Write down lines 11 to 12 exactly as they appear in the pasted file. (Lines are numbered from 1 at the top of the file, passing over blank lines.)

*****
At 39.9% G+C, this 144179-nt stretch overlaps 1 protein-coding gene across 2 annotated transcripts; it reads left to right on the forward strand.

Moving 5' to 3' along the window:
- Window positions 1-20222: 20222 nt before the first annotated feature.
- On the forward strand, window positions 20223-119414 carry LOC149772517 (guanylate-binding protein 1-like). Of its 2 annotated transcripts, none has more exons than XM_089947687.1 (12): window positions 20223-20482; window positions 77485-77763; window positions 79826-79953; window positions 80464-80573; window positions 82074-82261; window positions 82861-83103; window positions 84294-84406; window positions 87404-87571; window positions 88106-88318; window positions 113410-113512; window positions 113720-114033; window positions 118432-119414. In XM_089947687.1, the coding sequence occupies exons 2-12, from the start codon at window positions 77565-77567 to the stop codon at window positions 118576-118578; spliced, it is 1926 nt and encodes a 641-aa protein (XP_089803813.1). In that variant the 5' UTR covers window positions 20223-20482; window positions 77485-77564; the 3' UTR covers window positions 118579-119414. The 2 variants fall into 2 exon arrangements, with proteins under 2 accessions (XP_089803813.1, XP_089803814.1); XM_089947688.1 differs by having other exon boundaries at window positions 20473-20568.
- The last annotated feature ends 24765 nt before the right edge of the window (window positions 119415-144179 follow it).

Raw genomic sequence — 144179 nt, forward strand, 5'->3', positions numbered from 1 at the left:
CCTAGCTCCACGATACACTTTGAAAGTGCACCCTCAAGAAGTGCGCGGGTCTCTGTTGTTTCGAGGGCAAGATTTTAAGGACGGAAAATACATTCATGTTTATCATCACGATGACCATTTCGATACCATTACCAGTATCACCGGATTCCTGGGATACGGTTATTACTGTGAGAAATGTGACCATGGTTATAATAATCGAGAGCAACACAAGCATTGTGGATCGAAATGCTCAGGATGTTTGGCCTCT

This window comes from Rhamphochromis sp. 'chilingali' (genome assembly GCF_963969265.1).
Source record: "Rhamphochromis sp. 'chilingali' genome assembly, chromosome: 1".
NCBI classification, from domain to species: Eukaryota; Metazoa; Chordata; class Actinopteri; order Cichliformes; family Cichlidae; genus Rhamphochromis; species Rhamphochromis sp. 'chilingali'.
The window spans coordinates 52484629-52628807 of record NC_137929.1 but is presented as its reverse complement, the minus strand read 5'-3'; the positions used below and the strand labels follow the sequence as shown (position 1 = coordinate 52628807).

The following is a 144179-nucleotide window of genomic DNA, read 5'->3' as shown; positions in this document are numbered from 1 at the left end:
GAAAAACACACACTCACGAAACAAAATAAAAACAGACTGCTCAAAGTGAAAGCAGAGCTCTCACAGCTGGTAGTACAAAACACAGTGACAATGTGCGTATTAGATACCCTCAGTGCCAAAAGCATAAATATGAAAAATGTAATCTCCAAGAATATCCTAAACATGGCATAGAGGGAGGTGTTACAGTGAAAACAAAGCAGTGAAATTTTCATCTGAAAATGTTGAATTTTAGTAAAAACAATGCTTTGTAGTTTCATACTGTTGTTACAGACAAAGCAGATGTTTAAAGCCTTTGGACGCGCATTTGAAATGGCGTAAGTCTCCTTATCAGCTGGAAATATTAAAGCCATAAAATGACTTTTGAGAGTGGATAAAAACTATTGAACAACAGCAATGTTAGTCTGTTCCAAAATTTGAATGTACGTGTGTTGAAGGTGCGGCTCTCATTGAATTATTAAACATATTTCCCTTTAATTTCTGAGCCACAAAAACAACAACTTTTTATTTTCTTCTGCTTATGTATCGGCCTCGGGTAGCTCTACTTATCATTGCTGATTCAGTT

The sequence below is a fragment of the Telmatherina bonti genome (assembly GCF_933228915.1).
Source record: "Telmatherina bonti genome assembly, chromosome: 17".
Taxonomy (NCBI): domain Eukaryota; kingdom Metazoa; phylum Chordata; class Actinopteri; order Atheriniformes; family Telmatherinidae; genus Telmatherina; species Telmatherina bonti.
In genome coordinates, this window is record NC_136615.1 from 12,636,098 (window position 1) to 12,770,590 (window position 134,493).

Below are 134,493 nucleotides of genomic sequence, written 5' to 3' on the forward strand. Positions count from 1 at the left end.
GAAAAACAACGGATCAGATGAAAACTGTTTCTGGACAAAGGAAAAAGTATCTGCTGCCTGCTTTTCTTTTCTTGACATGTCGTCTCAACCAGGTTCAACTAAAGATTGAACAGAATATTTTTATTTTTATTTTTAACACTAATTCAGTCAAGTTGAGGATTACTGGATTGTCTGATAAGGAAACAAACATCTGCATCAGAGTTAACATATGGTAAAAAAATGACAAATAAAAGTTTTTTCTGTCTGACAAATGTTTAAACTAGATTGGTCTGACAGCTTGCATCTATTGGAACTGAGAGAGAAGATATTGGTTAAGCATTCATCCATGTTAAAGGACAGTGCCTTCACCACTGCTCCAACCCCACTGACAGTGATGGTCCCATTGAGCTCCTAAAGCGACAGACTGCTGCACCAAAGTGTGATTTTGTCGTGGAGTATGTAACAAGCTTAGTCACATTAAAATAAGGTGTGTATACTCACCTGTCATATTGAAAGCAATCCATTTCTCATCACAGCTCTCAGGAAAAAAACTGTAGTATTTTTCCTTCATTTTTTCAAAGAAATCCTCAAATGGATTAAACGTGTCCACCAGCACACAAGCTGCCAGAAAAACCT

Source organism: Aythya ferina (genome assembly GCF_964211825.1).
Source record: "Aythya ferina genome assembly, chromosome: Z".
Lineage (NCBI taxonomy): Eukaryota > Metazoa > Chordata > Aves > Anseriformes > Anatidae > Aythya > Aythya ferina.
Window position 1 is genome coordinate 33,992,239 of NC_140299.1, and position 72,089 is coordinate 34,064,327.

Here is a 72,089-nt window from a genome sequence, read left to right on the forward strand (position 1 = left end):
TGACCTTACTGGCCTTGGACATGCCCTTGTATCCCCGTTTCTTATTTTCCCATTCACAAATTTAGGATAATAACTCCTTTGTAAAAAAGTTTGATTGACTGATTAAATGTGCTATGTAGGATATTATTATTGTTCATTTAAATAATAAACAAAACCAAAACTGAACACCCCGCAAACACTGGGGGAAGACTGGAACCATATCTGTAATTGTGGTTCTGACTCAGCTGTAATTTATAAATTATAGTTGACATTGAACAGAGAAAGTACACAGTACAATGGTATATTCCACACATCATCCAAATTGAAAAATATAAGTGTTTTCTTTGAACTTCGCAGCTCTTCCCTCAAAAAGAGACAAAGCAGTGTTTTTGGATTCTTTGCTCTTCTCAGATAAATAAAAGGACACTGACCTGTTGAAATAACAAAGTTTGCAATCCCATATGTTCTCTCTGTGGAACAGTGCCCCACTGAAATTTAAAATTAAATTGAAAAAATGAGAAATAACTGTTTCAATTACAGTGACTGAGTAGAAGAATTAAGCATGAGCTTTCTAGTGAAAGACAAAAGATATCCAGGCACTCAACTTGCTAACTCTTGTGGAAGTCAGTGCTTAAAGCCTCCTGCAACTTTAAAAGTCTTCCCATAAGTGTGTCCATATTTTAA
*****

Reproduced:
The window spans coordinates 52484629-52628807 of record NC_137929.1 but is presented as its reverse complement, the minus strand read 5'-3'; the positions used below and the strand labels follow the sequence as shown (position 1 = coordinate 52628807).

The following is a 144179-nucleotide window of genomic DNA, read 5'->3' as shown; positions in this document are numbered from 1 at the left end: